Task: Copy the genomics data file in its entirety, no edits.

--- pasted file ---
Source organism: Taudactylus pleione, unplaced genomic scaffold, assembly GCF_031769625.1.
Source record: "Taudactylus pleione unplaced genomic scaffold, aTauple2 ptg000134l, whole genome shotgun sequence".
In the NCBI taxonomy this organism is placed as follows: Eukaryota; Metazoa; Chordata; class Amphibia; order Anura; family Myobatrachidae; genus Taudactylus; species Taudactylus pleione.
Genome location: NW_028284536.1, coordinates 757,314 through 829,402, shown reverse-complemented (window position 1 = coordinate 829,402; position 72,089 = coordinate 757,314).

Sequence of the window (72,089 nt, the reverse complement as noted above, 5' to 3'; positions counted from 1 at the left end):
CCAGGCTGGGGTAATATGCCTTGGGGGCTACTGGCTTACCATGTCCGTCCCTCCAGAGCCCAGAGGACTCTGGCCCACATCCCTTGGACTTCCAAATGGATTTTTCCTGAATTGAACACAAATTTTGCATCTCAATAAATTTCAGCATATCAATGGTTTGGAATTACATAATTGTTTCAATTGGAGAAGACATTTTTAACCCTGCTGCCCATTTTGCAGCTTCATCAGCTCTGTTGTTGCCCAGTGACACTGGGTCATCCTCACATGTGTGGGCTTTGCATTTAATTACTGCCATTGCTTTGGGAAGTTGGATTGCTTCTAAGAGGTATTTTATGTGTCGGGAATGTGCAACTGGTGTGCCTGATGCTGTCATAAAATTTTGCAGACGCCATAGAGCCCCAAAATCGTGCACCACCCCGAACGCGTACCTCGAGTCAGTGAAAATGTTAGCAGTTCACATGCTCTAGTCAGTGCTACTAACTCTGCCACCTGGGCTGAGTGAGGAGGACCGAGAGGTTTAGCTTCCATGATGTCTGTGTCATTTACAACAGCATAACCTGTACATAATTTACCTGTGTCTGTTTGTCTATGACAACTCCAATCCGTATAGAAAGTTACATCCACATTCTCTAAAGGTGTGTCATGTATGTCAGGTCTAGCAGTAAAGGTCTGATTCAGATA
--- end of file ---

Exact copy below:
Source organism: Taudactylus pleione, unplaced genomic scaffold, assembly GCF_031769625.1.
Source record: "Taudactylus pleione unplaced genomic scaffold, aTauple2 ptg000134l, whole genome shotgun sequence".
In the NCBI taxonomy this organism is placed as follows: Eukaryota; Metazoa; Chordata; class Amphibia; order Anura; family Myobatrachidae; genus Taudactylus; species Taudactylus pleione.
Genome location: NW_028284536.1, coordinates 757,314 through 829,402, shown reverse-complemented (window position 1 = coordinate 829,402; position 72,089 = coordinate 757,314).

Sequence of the window (72,089 nt, the reverse complement as noted above, 5' to 3'; positions counted from 1 at the left end):
CCAGGCTGGGGTAATATGCCTTGGGGGCTACTGGCTTACCATGTCCGTCCCTCCAGAGCCCAGAGGACTCTGGCCCACATCCCTTGGACTTCCAAATGGATTTTTCCTGAATTGAACACAAATTTTGCATCTCAATAAATTTCAGCATATCAATGGTTTGGAATTACATAATTGTTTCAATTGGAGAAGACATTTTTAACCCTGCTGCCCATTTTGCAGCTTCATCAGCTCTGTTGTTGCCCAGTGACACTGGGTCATCCTCACATGTGTGGGCTTTGCATTTAATTACTGCCATTGCTTTGGGAAGTTGGATTGCTTCTAAGAGGTATTTTATGTGTCGGGAATGTGCAACTGGTGTGCCTGATGCTGTCATAAAATTTTGCAGACGCCATAGAGCCCCAAAATCGTGCACCACCCCGAACGCGTACCTCGAGTCAGTGAAAATGTTAGCAGTTCACATGCTCTAGTCAGTGCTACTAACTCTGCCACCTGGGCTGAGTGAGGAGGACCGAGAGGTTTAGCTTCCATGATGTCTGTGTCATTTACAACAGCATAACCTGTACATAATTTACCTGTGTCTGTTTGTCTATGACAACTCCAATCCGTATAGAAAGTTACATCCACATTCTCTAAAGGTGTGTCATGTATGTCAGGTCTAGCAGTAAAGGTCTGATTCAGATA